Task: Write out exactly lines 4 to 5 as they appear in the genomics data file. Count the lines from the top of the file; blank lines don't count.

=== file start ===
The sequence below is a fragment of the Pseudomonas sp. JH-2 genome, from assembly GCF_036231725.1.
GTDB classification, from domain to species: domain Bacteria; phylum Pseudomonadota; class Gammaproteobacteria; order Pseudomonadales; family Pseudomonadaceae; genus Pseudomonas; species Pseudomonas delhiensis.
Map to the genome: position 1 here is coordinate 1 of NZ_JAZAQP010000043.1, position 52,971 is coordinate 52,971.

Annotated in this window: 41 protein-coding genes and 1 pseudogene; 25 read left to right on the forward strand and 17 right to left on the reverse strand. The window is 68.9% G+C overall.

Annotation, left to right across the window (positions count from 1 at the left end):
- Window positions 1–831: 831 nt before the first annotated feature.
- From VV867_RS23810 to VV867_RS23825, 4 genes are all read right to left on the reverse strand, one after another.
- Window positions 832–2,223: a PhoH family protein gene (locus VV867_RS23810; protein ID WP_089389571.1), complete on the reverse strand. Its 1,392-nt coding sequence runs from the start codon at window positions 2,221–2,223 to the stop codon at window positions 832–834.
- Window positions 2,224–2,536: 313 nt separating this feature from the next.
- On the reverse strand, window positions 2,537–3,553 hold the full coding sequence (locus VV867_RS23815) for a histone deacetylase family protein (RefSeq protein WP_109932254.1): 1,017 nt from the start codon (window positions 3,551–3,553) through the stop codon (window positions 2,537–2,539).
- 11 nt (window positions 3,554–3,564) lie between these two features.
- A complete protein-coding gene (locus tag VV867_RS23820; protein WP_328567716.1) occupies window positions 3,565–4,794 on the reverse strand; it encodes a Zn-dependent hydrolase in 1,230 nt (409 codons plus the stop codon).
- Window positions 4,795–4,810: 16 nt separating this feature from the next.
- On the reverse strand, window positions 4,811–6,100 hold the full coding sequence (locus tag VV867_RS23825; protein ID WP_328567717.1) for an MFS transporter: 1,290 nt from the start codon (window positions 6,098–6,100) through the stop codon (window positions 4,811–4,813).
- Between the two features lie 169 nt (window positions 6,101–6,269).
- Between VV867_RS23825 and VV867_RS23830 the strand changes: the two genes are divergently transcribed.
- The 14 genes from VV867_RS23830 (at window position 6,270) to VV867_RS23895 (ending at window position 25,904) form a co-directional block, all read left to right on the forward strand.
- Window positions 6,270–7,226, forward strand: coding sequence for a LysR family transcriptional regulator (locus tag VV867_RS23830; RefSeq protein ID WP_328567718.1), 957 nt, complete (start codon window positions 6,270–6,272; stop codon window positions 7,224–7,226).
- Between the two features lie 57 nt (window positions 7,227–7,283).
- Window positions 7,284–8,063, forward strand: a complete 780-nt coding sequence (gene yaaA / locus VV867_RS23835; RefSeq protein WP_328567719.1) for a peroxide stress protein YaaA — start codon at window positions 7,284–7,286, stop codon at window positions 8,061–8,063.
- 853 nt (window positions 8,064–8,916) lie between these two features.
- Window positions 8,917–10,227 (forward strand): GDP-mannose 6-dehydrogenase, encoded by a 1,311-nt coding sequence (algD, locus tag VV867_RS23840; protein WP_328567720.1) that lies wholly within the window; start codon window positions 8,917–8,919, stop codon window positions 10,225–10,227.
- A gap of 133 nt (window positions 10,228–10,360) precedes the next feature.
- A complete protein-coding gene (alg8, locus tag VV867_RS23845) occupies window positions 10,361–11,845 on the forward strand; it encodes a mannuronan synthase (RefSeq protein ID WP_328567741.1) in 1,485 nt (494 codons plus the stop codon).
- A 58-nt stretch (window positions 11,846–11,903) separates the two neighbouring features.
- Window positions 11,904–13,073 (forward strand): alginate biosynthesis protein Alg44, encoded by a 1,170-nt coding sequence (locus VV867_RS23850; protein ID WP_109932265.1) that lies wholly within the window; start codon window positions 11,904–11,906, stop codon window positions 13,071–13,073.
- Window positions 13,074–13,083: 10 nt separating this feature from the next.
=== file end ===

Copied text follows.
Annotated in this window: 41 protein-coding genes and 1 pseudogene; 25 read left to right on the forward strand and 17 right to left on the reverse strand. The window is 68.9% G+C overall.

Annotation, left to right across the window (positions count from 1 at the left end):